When one thinks of the perfect autumnal or winter break in the UK, Scotland is usually at the forefront of everybody’s minds – and for good reason. So, when VisitAberdeenshire invited me to spend a weekend in Aberdeen, I certainly couldn’t resist revisiting the city in November. Here, I found alternative ways to enjoy the season, like walking the Brig O’ Balgownie Bridge and Seaton Park. As I wandered about, I couldn’t help but imagine Aberdeen would make for an excellent weekend away at any time of the year.
This post is a paid partnership with VisitAberdeenshire and LNER trains, but all thoughts, opinions and photographs are my own.
How To Get To Aberdeen
Taking the train to Aberdeen is by far the most comfortable and pleasurable mode of transport. I caught the LNER train in York, which is also a London to Aberdeen train starting at London King’s Cross.
The train’s sleek exterior is matched by its spacious carriages, with WiFi, plugs, and USB sockets. The industrious among you will take the opportunity to work, whereas I indulged in watching the gorgeous scenery pass by, coupled with a mini Netflix binge whilst I had the chance to unwind for a couple hours! There is a menu with hot and cold selections, and the incredibly friendly staff offered me extra food for the duration of the journey. So, I munched on a bacon butty, an apple, bags of crisps, and pain aux chocolat whilst enjoying the incredible views of the Scottish countryside out the window.
Where To Stay In Aberdeen
In a place known for being the ‘granite city’, The Chester Hotel is a delightful oasis of charm, grandeur, and cosiness that’s easily reached from the train station by taxi. Since I arrived after 9 pm, the friendly staff escorted me to my Classic King room, which was more than spacious! The lofty black floor-to-ceiling curtains, finely-textured headboards, and tall wardrobe added a touch of understated glamour. Everything felt arranged precisely for the guests’ comfort, from these vertical furnishings to the horizontal pop of yellow on the bedding and the beautiful rainfall shower. It’s no wonder The Chester Hotel is thought to be one of the best luxury Aberdeen hotels.
The rest of the hotel continues this blend of sophistication and down-to-earth aesthetic, incorporating lots of natural light and exotic-looking trees. There’s plenty to convince you to remain within this 5 star hotel in Aberdeen, especially the dining options. These include outside eating in marquees or cosying up in The Gallery.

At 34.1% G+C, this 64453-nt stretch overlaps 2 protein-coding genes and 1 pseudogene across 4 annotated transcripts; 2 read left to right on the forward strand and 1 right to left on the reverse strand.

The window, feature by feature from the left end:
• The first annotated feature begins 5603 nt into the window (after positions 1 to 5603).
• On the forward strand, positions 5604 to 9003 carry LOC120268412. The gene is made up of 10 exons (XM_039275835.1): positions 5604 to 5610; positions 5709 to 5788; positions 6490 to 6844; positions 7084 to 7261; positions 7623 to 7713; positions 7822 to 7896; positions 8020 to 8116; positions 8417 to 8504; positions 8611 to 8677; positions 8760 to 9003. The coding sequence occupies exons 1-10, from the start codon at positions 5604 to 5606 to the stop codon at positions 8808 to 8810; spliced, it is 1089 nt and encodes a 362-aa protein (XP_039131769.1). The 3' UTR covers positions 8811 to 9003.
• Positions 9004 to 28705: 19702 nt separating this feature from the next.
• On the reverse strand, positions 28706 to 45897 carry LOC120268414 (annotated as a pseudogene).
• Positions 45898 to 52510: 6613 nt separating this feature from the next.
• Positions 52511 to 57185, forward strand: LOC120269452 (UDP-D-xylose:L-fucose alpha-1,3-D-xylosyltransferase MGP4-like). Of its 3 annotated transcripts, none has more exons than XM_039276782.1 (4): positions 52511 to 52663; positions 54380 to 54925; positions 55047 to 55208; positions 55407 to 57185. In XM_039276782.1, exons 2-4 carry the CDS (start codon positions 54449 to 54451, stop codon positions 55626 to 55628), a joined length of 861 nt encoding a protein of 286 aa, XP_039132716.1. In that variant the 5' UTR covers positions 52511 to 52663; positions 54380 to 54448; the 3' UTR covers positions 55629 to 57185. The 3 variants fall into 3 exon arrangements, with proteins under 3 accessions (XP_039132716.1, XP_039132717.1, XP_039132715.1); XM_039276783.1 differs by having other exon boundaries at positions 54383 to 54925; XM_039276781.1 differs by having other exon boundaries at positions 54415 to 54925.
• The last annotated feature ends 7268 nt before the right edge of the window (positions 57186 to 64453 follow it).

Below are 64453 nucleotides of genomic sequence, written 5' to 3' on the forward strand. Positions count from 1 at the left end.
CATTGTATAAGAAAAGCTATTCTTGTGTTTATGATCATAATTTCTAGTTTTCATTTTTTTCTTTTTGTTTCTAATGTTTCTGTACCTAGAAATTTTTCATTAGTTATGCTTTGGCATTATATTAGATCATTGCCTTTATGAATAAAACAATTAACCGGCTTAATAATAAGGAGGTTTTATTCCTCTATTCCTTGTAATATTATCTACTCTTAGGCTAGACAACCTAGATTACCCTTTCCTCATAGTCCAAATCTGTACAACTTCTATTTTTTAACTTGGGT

Things To Do In Aberdeen
You can get to the city centre from the hotel on the First Aberdeen’s No. 11 bus and quite handily, you will find the bus stop directly outside the hotel.
Walk Brig O’ Balgownie
As local legend would have it, the 13th-century Brig O’ Balgownie was first built by Bishop Henry Cheyne and completed by Robert the Bruce. Its tranquil location has inspired the work of many creatives, including Lord Byron’s poem, Don Juan. Today, it continues to captivate the imagination of walkers, artists, and photographers, as do the charming cottages surrounding it. If you’re looking for some free things to do in Aberdeen, then a walk to visit this beautiful bridge should be at the top of your list.
Stroll through Seaton Park
In any city, it is unusual to find an expansive area of greenery; but Aberdeen’s Seaton Park is the exception to the rule. In Gaelic, the name “Seaton” means “peaceful retreat”, and this park’s 27 hectares have everything you need for a tranquil excursion, including a walled garden, otherwise known as the “Secret Garden”, a fountain that marks the site of the original Seaton House; the River Don, a formal garden, wetlands and the Motte of Tillydrone. If your weekend in Aberdeen involves children, there’s a playground here featuring train carriages that I know little Heidi would love!
Marvel at St. Machar’s Cathedral
From Seaton Park, I walked to its neighbour, St. Machar’s Cathedral, which overlooks the park. It is believed to be here that William Wallace’s arm is buried in the wall. This place added an element of unparalleled beauty to my Aberdeen city break. While the domineering twin fortified towers are a statement piece, they don’t hold a candle to the interior stained-glass windows and striking heraldic ceiling.